Note: Interested in investing to reduce inequality? Check out the inspiring microcredit movement.
Woman who defied Swedish neo-Nazis reveals what inspired her
May 8, 2016, The Independent (One of the UK's leading newspapers)
A woman who stood up to 300 neo-Nazis in Sweden hopes her gesture will draw attention to the fight against racism in the Scandinavian country. Tess Asplund tried to block the path of the Nordic Resistance Movement as the right-wing extremist group marched in the town of Borlange on May 1. An image of Ms Asplund facing the neo-Nazis up close with a clenched fist has been shared thousands of times on social media in Sweden and internationally. The 42-year-old anti-racism activist told Swedish Radio her defiant gesture was inspired by the late Nelson Mandela, who fought against apartheid in South Africa. "I felt when they arrived that they shouldn't be here and spread their hate," Ms Asplund said. "I don't think I was even thinking. I just jumped out. Things happened quite quickly. Then a police officer pulled me away." A video of the incident from the Dala-Demokraten newspaper shows Ms Asplund walking backward as she faces men with shaved heads at the front of the procession. One of them tries to shove her aside while another counter-demonstrator is forcefully pushed out of the path of the parade.
Note: Don't miss the powerful image of this brave woman's action available at the link above. Explore a treasure trove of concise summaries of incredibly inspiring news articles which will inspire you to make a difference.
1 Minute of All-Out Exercise May Have Benefits of 45 Minutes of Moderate Exertion
April 27, 2016, New York Times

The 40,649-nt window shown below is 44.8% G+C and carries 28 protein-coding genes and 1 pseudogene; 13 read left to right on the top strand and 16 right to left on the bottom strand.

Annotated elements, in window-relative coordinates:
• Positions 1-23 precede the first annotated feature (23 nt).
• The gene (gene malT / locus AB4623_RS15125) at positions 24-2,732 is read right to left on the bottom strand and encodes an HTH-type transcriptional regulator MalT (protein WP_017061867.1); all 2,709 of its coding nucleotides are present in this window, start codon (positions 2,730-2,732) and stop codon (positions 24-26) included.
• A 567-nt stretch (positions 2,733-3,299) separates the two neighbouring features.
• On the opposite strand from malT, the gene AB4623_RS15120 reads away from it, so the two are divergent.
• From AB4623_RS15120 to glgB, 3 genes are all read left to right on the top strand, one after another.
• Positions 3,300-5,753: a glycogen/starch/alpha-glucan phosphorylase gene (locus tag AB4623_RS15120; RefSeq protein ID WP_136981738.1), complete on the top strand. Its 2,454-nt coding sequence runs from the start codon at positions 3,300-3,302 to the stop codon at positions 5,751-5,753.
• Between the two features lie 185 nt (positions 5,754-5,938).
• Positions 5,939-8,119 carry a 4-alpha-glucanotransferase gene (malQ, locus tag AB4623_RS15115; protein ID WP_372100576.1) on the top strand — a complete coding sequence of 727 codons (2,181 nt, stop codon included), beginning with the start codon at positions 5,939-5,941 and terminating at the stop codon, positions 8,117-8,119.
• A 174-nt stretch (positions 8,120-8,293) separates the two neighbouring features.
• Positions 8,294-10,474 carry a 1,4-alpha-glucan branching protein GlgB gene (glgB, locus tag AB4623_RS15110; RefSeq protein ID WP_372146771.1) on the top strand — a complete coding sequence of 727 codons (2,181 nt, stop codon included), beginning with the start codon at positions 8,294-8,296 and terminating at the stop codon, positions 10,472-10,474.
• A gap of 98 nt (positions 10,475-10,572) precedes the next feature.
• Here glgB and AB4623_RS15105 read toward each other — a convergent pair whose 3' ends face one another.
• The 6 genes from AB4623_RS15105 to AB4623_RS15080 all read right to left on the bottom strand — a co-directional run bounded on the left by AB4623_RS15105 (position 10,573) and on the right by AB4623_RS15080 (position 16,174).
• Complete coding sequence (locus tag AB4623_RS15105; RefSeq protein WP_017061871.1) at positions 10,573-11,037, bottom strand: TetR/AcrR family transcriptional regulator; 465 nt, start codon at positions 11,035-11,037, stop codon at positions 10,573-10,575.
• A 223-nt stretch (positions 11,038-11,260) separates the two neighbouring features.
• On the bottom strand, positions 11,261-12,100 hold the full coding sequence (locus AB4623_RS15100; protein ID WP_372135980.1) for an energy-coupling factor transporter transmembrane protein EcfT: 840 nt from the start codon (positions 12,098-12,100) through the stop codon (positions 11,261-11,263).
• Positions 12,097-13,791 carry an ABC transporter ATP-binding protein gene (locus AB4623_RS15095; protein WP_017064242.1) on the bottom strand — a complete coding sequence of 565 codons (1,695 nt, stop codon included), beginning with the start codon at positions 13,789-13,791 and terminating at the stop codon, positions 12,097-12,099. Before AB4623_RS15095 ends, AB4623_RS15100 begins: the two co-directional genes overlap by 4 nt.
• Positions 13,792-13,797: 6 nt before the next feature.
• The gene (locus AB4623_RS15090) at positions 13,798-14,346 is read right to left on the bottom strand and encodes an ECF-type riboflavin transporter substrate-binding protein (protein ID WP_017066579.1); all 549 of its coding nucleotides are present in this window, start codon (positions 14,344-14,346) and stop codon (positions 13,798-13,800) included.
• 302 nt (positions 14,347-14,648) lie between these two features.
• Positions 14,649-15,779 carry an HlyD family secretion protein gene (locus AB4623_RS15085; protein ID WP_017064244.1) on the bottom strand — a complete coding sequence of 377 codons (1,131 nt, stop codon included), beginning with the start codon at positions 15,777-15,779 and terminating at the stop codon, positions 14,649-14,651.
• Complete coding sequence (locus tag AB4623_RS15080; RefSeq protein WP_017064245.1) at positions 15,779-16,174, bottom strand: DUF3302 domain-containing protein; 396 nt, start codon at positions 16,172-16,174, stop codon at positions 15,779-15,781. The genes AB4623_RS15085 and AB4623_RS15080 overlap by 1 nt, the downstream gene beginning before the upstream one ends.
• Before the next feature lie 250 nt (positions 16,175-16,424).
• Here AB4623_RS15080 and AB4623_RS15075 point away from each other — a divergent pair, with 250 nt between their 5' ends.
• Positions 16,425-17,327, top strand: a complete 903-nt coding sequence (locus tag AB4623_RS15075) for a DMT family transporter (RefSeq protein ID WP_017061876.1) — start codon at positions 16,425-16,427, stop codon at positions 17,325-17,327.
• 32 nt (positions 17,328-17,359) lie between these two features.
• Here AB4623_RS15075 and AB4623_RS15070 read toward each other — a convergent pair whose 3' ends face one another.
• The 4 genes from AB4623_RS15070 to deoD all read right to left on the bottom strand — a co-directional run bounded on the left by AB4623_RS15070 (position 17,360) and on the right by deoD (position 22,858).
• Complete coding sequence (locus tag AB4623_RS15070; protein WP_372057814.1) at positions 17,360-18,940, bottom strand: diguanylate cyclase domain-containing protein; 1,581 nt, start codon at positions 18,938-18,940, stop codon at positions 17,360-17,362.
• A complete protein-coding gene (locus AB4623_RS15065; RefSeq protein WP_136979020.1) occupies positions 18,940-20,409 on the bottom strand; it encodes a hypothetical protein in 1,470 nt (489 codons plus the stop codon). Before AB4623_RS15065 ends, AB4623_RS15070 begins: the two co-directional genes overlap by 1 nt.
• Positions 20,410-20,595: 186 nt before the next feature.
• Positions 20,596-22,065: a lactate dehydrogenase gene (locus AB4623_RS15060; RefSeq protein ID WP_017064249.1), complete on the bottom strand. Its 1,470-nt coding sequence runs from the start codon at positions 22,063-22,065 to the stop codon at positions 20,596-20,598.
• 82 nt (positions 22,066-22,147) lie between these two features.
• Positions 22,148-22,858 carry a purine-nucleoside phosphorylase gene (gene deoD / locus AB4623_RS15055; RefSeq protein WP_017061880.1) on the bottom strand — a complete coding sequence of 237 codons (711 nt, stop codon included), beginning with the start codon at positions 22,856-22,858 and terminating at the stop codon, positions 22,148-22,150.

For many of us, the most pressing question about exercise is: How little can I get away with? The answer, according to a sophisticated new study of interval training, may be very, very little. In this new experiment, in fact, 60 seconds of strenuous exertion proved to be as successful at improving health and fitness as three-quarters of an hour of moderate exercise. Scientists at McMaster University ... began by recruiting 25 out-of-shape young men and measuring their current aerobic fitness. Then the researchers randomly divided the men into three groups. One group was asked to change nothing; they would be the controls. A second group began a typical endurance-workout routine. The final group was assigned to interval training, using [a] workout [that] lasted 10 minutes, with only one minute of that time being strenuous. Both groups of exercising volunteers completed three sessions each week for 12 weeks. By the end of the study ... the endurance group had [exercised] for 27 hours, while the interval group had [exercised] for six hours, with only 36 minutes of that time being strenuous. The scientists ... found that the exercisers showed virtually identical gains. In both groups, endurance had increased by nearly 20 percent, insulin resistance likewise had improved significantly, and there were significant [improvements in] certain microscopic structures in the men’s muscles. Neither approach to exercise was, however, superior to the other, except that one was shorter - much, much shorter.
Note: Explore a treasure trove of concise summaries of incredibly inspiring news articles which will inspire you to make a difference.